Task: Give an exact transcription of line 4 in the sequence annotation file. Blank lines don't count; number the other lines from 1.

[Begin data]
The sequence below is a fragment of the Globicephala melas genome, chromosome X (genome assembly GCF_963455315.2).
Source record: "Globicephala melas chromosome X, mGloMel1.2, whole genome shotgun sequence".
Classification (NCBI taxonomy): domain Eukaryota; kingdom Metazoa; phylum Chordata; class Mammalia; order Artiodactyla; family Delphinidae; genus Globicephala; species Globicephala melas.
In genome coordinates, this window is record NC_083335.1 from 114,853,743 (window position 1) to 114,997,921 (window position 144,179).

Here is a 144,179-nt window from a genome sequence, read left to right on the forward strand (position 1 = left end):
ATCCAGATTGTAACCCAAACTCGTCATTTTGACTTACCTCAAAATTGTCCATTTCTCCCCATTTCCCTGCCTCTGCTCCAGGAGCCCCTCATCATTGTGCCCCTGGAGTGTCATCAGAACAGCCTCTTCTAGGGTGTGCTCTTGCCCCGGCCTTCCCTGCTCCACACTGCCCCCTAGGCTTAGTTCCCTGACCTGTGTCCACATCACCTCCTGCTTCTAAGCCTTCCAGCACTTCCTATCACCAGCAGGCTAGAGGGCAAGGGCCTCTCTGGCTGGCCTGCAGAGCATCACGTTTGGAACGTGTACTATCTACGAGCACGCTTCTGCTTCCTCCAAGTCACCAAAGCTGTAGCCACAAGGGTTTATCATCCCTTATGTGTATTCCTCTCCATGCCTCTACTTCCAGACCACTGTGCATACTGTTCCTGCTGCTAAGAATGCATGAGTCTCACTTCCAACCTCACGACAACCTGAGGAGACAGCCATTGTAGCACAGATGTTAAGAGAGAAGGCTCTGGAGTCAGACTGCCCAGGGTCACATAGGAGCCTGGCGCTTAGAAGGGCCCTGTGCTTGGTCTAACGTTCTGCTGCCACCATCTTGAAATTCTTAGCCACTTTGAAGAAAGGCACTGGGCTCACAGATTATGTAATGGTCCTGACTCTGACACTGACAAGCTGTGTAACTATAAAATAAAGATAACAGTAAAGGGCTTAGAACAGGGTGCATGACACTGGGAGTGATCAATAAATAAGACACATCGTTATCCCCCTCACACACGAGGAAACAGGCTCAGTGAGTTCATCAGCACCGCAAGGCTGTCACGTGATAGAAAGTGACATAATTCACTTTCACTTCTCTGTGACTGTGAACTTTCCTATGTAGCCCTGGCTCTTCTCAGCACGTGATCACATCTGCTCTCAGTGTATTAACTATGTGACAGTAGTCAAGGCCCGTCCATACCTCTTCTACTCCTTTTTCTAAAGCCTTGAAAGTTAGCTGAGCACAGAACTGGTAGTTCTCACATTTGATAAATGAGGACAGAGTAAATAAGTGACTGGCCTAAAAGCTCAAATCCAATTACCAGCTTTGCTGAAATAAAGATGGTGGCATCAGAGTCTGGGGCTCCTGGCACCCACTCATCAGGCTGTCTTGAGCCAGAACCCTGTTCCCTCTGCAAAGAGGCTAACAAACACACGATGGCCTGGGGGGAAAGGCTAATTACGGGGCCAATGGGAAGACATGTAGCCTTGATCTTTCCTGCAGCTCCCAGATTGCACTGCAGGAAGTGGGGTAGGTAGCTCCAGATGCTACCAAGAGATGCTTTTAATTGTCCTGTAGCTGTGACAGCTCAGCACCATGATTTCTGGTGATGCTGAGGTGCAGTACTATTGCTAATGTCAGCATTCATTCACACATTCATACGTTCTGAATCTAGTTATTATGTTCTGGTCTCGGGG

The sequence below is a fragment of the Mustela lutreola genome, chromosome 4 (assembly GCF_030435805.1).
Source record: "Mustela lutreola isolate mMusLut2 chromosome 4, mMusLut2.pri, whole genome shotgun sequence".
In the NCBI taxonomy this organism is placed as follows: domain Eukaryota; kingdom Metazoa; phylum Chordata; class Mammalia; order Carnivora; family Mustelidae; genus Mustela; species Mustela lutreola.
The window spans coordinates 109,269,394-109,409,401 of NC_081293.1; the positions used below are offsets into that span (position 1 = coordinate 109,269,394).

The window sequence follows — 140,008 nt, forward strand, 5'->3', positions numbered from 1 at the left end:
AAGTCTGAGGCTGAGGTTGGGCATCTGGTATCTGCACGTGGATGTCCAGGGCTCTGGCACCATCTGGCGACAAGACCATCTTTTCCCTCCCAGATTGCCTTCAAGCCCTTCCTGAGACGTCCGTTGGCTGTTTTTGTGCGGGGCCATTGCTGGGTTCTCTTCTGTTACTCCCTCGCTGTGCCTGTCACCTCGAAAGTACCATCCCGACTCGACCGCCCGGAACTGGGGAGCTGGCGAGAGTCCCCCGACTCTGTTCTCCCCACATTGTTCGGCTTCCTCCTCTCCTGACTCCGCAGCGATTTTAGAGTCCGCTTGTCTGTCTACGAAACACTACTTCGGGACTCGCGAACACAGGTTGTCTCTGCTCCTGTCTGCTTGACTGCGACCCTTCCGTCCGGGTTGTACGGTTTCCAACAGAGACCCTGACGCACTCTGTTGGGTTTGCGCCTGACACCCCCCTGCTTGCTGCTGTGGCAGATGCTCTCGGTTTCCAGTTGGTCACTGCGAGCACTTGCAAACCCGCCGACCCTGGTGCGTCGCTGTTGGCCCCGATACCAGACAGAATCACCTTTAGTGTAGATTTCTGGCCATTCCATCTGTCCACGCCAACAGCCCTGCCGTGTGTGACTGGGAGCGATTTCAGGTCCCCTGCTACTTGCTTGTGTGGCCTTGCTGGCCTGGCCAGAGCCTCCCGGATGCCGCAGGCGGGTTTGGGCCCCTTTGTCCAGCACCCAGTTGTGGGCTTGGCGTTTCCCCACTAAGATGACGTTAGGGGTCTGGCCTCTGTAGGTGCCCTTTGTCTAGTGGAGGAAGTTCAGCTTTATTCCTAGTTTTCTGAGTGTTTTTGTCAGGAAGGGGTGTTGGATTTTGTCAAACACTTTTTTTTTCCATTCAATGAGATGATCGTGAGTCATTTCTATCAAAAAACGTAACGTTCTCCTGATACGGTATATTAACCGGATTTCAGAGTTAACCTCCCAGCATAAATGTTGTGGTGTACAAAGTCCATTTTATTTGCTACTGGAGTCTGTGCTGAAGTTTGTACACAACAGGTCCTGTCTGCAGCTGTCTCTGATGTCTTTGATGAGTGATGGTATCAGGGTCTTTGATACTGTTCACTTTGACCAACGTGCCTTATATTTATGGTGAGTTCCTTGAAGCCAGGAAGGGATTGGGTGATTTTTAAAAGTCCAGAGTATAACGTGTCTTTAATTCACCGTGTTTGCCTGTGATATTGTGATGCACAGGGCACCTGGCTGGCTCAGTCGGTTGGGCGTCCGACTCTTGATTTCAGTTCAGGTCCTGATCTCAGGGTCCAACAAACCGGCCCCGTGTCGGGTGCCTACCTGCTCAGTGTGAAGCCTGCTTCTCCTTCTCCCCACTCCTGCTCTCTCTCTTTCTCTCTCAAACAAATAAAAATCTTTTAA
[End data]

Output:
In genome coordinates, this window is record NC_083335.1 from 114,853,743 (window position 1) to 114,997,921 (window position 144,179).